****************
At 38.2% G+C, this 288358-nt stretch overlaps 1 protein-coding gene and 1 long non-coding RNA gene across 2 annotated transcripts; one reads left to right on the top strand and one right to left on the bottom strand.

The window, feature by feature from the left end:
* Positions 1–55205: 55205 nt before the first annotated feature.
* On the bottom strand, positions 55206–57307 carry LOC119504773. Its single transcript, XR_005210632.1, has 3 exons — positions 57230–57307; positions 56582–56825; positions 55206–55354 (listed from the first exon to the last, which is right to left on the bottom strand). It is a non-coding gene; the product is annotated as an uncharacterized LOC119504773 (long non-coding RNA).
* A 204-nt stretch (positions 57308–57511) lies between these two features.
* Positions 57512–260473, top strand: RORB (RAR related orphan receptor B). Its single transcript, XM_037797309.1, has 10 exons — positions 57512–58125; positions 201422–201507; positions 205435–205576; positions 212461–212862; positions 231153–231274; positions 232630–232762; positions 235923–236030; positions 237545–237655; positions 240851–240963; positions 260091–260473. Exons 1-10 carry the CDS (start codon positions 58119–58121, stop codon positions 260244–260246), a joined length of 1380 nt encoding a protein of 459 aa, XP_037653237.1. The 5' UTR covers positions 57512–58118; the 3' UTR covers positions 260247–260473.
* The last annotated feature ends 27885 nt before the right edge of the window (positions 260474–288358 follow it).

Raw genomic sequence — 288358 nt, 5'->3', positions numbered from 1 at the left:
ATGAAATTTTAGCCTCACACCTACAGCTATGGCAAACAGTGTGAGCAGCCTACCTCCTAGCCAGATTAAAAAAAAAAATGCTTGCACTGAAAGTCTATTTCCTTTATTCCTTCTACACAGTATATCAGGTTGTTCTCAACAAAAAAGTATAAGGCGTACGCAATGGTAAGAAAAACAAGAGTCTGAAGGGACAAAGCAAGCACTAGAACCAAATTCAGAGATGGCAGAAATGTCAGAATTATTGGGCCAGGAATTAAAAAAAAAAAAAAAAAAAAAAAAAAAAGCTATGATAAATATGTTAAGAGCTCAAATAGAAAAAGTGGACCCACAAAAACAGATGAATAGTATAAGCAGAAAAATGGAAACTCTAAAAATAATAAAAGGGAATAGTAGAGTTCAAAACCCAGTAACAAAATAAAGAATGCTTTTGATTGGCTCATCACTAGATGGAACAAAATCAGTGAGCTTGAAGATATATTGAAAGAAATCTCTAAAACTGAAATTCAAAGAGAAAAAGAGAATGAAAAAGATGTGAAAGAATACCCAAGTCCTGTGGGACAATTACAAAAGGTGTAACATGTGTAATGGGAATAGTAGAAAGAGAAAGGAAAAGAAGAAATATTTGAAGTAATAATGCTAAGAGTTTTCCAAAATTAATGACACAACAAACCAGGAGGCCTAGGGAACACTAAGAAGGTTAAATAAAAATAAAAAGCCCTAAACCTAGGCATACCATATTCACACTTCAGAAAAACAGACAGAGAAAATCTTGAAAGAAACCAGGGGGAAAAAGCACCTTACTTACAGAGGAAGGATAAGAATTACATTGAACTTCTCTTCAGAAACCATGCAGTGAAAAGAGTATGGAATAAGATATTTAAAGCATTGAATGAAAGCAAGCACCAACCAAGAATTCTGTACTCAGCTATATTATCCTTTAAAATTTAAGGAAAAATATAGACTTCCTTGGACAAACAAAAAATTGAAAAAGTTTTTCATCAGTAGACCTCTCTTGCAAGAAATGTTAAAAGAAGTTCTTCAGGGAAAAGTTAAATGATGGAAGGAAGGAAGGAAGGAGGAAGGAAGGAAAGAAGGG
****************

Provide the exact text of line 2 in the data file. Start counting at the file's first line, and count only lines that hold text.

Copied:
The window, feature by feature from the left end: